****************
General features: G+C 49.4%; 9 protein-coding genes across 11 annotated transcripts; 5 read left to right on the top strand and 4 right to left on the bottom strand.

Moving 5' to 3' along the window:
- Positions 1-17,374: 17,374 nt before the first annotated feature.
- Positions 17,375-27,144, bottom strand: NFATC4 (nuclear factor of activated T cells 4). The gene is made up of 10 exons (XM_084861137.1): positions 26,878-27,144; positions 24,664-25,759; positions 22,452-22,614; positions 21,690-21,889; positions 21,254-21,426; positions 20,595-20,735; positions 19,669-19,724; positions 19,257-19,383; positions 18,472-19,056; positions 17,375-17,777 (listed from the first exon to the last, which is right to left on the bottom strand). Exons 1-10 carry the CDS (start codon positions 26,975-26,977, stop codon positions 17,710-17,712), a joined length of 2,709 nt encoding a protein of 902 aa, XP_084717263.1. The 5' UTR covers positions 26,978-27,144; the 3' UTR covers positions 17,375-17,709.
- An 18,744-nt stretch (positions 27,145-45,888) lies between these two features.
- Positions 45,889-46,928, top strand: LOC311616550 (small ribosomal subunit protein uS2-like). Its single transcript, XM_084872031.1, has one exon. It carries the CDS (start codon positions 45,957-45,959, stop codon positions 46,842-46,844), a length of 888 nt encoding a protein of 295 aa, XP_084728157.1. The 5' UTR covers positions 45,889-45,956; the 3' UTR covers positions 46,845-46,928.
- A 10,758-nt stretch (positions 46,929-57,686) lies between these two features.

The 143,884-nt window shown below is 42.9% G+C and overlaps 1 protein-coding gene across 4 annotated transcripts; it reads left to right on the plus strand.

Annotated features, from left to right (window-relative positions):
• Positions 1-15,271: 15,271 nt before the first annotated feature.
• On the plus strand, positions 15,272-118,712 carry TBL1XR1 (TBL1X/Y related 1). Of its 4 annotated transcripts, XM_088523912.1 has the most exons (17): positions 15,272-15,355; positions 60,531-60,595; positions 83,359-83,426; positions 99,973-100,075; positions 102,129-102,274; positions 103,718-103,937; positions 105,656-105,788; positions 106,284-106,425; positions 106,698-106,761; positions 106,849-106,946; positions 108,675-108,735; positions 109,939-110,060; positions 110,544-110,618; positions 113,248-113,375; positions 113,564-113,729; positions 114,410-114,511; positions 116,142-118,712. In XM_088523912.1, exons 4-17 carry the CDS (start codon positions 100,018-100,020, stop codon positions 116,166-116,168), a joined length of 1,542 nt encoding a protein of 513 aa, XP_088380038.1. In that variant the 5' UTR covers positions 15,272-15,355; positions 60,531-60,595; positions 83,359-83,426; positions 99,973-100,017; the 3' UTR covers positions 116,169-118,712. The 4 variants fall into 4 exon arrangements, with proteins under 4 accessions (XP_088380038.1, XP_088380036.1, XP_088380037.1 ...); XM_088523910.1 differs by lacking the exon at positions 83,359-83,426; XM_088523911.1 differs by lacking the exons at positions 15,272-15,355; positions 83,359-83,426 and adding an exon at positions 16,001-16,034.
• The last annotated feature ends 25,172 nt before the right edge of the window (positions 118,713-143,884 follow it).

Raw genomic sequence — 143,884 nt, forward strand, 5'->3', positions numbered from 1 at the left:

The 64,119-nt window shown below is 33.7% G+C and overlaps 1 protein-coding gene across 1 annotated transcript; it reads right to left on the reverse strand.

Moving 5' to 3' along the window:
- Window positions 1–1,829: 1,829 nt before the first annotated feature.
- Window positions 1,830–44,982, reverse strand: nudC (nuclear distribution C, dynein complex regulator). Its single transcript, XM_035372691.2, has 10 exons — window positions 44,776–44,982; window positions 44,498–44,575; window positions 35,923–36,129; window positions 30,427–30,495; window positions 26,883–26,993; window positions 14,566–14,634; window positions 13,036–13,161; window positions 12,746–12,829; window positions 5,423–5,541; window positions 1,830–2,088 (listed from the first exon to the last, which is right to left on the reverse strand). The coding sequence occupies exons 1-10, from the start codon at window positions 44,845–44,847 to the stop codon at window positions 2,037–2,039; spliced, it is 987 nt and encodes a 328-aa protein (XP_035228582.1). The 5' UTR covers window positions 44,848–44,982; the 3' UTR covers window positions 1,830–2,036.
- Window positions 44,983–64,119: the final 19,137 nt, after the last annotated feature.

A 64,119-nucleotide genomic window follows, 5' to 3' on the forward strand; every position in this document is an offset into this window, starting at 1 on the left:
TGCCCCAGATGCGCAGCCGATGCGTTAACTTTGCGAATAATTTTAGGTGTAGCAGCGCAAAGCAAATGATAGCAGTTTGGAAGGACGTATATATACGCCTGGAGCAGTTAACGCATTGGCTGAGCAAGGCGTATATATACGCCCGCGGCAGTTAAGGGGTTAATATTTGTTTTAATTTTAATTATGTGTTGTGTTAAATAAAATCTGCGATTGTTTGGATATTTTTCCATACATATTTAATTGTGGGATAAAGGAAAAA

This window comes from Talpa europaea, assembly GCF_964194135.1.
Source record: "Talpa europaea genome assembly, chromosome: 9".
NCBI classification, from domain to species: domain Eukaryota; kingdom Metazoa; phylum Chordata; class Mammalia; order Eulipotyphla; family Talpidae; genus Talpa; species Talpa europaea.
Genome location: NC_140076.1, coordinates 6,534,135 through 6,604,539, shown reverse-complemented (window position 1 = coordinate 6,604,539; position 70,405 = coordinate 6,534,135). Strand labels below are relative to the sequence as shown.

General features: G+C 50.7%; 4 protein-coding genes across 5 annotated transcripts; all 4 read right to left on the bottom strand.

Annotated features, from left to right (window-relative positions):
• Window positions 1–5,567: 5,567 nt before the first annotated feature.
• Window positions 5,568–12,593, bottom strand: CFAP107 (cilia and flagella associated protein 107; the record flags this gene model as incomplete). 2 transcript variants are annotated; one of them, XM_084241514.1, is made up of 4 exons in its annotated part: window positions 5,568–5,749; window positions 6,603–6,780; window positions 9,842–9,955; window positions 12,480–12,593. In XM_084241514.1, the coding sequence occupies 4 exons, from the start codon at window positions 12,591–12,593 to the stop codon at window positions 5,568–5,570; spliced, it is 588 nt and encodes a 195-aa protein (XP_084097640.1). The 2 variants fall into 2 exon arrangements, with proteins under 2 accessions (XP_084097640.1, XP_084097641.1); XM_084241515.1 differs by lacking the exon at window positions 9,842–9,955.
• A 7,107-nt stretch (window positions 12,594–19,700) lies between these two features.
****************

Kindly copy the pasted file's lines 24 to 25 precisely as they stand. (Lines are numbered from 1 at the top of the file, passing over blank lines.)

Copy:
Genome location: NC_140076.1, coordinates 6,534,135 through 6,604,539, shown reverse-complemented (window position 1 = coordinate 6,604,539; position 70,405 = coordinate 6,534,135). Strand labels below are relative to the sequence as shown.

General features: G+C 50.7%; 4 protein-coding genes across 5 annotated transcripts; all 4 read right to left on the bottom strand.